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Tulane Happy to Be Home in the 'Dome Too

September 30, 2006

Instead of U2 and Green Day, a marching band will play before the game today at the Superdome in New Orleans.

Instead of a sellout crowd of 70,000 emotionally charged fans, officials expect between 15,000-20,000.

But that doesn't make the game today against Southern Methodist any less important to Tulane than last Monday night's NFL game was to the Saints.

It's Tulane's first game in New Orleans since Dec. 4, 2004, before Hurricane Katrina flooded part of Tulane's campus and heavily damaged the Superdome. The Green Wave played all 11 games last season in different stadiums outside its home city.

Monday night's game between the Saints and Atlanta Falcons drew media attention around the world, raising further the sense of anticipation for eager Tulane players.

"Our players are excited about playing back at home, but the one thing we can't do is get caught up in all the hype," Green Wave Coach Chris Scelfo said. "It's kind of unique from the standpoint that it's our first time back in the dome in a long time and it's a situation where we're going to have to be able to handle it."

Storm damage on the Tulane campus included a number of athletic fields and facilities -- including those for football, which have been rebuilt.

"We've all been through a lot," Scelfo said.

Mixed Reaction

Hometown response to Auburn's 24-17 victory over South Carolina on Thursday couldn't have been more different -- or perplexing to each team's head coach.

Auburn was criticized because it has played three close games, which left Coach Tommy Tuberville peeved Friday.

"We're not going to turn our season into apologizing every week that we won by one or two points," he said. "It's not about style points. It's about winning games. We're not in this business to impress anybody other than our fans and our football team."

Meanwhile, in South Carolina, Coach Steve Spurrier was chiding fans that applauded his team because it didn't get blown out by No. 2 Auburn.

"I don't know if any coach has told our fans, 'Please don't clap if we get beat,' " he said. "They thought we were going to get clobbered. We didn't get clobbered so that's OK?

"That's not OK."

No Respect

Because of an off week, No. 14 Oregon has had two weeks to hear about how its 34-33 victory over Oklahoma on Sept. 16 was a gift from Pacific 10 Conference officials.

But the Ducks want everyone to know that they put up 501 yards in offense in that game and deserve some credit.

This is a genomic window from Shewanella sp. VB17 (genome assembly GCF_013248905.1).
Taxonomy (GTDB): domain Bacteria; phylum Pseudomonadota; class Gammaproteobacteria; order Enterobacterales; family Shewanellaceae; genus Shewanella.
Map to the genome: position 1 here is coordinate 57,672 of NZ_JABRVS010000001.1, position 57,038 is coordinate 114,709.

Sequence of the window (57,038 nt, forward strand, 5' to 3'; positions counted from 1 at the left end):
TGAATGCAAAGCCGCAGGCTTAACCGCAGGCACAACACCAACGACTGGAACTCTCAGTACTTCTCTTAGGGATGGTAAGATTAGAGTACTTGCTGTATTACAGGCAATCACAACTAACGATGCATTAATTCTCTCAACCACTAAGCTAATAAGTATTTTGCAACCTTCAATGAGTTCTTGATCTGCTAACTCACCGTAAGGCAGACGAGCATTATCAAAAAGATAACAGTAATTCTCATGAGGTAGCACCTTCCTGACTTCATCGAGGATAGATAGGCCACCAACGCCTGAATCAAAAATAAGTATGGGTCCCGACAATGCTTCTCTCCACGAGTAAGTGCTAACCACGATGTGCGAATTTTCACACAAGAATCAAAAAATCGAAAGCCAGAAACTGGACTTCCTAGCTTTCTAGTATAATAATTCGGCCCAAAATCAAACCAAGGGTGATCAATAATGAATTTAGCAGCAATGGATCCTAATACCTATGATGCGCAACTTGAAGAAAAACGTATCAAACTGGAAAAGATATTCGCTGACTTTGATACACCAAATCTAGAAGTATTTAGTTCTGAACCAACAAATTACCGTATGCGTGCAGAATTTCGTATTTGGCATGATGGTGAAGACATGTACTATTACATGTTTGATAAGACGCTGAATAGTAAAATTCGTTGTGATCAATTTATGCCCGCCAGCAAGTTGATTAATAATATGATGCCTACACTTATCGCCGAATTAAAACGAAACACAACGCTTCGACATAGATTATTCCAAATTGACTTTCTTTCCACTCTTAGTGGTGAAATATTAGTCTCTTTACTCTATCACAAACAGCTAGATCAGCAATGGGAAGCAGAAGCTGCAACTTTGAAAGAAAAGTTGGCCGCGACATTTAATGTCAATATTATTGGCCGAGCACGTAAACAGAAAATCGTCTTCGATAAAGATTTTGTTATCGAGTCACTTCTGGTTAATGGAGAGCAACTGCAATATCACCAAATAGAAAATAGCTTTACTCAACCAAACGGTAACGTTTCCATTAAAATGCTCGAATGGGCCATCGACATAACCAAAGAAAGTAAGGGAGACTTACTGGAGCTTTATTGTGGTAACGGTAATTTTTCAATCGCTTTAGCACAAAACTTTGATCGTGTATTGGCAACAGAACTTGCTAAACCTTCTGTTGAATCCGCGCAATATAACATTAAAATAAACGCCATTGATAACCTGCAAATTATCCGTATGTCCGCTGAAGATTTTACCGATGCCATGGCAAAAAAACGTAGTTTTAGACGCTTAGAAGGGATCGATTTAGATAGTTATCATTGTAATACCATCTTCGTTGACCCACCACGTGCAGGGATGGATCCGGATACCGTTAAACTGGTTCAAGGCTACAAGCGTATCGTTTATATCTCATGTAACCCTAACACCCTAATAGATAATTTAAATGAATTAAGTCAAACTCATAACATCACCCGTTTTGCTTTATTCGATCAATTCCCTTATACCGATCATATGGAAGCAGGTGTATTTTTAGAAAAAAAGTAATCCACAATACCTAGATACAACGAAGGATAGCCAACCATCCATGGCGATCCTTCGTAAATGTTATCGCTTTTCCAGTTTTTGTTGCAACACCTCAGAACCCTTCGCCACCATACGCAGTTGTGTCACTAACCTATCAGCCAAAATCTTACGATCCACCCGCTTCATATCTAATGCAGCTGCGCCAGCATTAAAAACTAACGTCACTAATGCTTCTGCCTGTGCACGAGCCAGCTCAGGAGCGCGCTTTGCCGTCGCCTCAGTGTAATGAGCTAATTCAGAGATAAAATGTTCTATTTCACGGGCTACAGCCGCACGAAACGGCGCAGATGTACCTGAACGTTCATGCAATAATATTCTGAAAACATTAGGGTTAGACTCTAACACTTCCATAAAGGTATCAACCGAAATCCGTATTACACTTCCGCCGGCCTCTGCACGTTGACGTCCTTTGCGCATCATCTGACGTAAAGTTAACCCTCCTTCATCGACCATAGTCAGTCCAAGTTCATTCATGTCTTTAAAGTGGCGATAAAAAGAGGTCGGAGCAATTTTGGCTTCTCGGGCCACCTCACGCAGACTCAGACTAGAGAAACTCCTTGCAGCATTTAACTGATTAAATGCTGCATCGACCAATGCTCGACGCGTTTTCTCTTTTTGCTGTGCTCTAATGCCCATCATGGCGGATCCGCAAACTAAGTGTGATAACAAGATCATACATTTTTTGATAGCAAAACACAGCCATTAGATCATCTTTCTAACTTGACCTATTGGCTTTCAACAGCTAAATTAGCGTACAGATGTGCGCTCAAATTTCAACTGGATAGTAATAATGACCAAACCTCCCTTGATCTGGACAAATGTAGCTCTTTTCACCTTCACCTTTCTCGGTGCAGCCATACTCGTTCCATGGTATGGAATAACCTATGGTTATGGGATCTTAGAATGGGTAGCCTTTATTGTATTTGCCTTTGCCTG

"In all of that controversy it has not been publicized as much what this team did, what the Ducks did," Oregon Coach Mike Bellotti said. "Are we proud of what we accomplished? Yes. Should that be acknowledged? Absolutely.

"It has been difficult because it's taken away a lot of the luster of this victory, and that's very frustrating. It's also given me cause to tell our kids that we need to validate that victory, and the best way to do that is to win our next game."

Up today: Arizona State, which dropped out of the top 25 after a 49-21 loss to California last week.

Playoff Precedence

The Big Ten game next week between Penn State and Minnesota may have to be rescheduled to Nov. 25, depending on how the Minnesota Twins finish in the baseball standings.

The Golden Gophers and Twins play home games at the Metrodome. The Twins have clinched a playoff berth.

They would play at home next Saturday if they are the wild-card team or win the division with a record worse than the New York Yankees and Oakland A's.

If the Twins win the division with a better record than the other two division champions, they would be on the road Saturday and the Golden Gophers' game will be played as scheduled.

Gettin' Juggy With It

The oldest rivalry in the nation resumes today when No. 6 Michigan visits Minnesota in a battle for the Little Brown Jug.

The Wolverines are also looking for revenge. Last year, the Golden Gophers stunned Michigan on a field goal with one second to play and won the Jug for the first time in 20 years.

This will be the 103rd meeting between the schools. Michigan coaching legend Fielding Yost left the Jug in Minneapolis after a tie in 1903 and Minnesota refused to return it until Michigan reclaimed it with a victory.

They next met in 1909 with Michigan reclaiming the Jug, and the schools have played for it ever since.

Michigan is 63-22-3 with the Jug on the line, but Minnesota holds the Jug.

"I love the Little Brown Jug," Michigan Coach Lloyd Carr said. "The tradition of that trophy, it's the oldest in college football history, which you all know. And you probably don't care. If you're a Michigan football player, if you're a Minnesota football player, I guarantee you care."

Back in Time

As part of its 100 Years of Florida Football celebration, Florida players will wear throwback uniforms today against Alabama representing teams from the mid- to late-1960s.

-- Compiled by Peter Yoon


Associated Press contributed to this report.

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